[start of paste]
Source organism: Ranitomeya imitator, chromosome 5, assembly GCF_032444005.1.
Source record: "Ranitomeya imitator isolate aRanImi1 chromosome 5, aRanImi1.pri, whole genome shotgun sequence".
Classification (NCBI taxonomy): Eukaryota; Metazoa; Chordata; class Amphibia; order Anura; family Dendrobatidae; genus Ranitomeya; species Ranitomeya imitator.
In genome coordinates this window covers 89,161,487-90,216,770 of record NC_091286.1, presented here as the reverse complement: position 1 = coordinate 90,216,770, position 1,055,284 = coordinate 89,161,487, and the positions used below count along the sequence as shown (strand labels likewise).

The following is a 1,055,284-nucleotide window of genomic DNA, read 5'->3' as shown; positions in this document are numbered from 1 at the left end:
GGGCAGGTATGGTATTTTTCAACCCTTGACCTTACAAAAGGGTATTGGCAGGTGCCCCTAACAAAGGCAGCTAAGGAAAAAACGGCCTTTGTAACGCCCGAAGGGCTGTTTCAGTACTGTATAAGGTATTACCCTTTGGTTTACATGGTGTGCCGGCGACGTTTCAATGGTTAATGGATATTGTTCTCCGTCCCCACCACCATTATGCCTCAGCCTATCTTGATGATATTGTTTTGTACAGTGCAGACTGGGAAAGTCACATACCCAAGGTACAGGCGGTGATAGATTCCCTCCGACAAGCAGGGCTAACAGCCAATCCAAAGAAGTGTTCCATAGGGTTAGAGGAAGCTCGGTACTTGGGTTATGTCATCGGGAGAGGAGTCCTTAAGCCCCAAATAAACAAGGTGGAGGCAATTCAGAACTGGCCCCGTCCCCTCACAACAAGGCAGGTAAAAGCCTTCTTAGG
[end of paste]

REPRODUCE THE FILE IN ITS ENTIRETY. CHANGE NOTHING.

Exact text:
Source organism: Ranitomeya imitator, chromosome 5, assembly GCF_032444005.1.
Source record: "Ranitomeya imitator isolate aRanImi1 chromosome 5, aRanImi1.pri, whole genome shotgun sequence".
Classification (NCBI taxonomy): Eukaryota; Metazoa; Chordata; class Amphibia; order Anura; family Dendrobatidae; genus Ranitomeya; species Ranitomeya imitator.
In genome coordinates this window covers 89,161,487-90,216,770 of record NC_091286.1, presented here as the reverse complement: position 1 = coordinate 90,216,770, position 1,055,284 = coordinate 89,161,487, and the positions used below count along the sequence as shown (strand labels likewise).

The following is a 1,055,284-nucleotide window of genomic DNA, read 5'->3' as shown; positions in this document are numbered from 1 at the left end:
GGGCAGGTATGGTATTTTTCAACCCTTGACCTTACAAAAGGGTATTGGCAGGTGCCCCTAACAAAGGCAGCTAAGGAAAAAACGGCCTTTGTAACGCCCGAAGGGCTGTTTCAGTACTGTATAAGGTATTACCCTTTGGTTTACATGGTGTGCCGGCGACGTTTCAATGGTTAATGGATATTGTTCTCCGTCCCCACCACCATTATGCCTCAGCCTATCTTGATGATATTGTTTTGTACAGTGCAGACTGGGAAAGTCACATACCCAAGGTACAGGCGGTGATAGATTCCCTCCGACAAGCAGGGCTAACAGCCAATCCAAAGAAGTGTTCCATAGGGTTAGAGGAAGCTCGGTACTTGGGTTATGTCATCGGGAGAGGAGTCCTTAAGCCCCAAATAAACAAGGTGGAGGCAATTCAGAACTGGCCCCGTCCCCTCACAACAAGGCAGGTAAAAGCCTTCTTAGG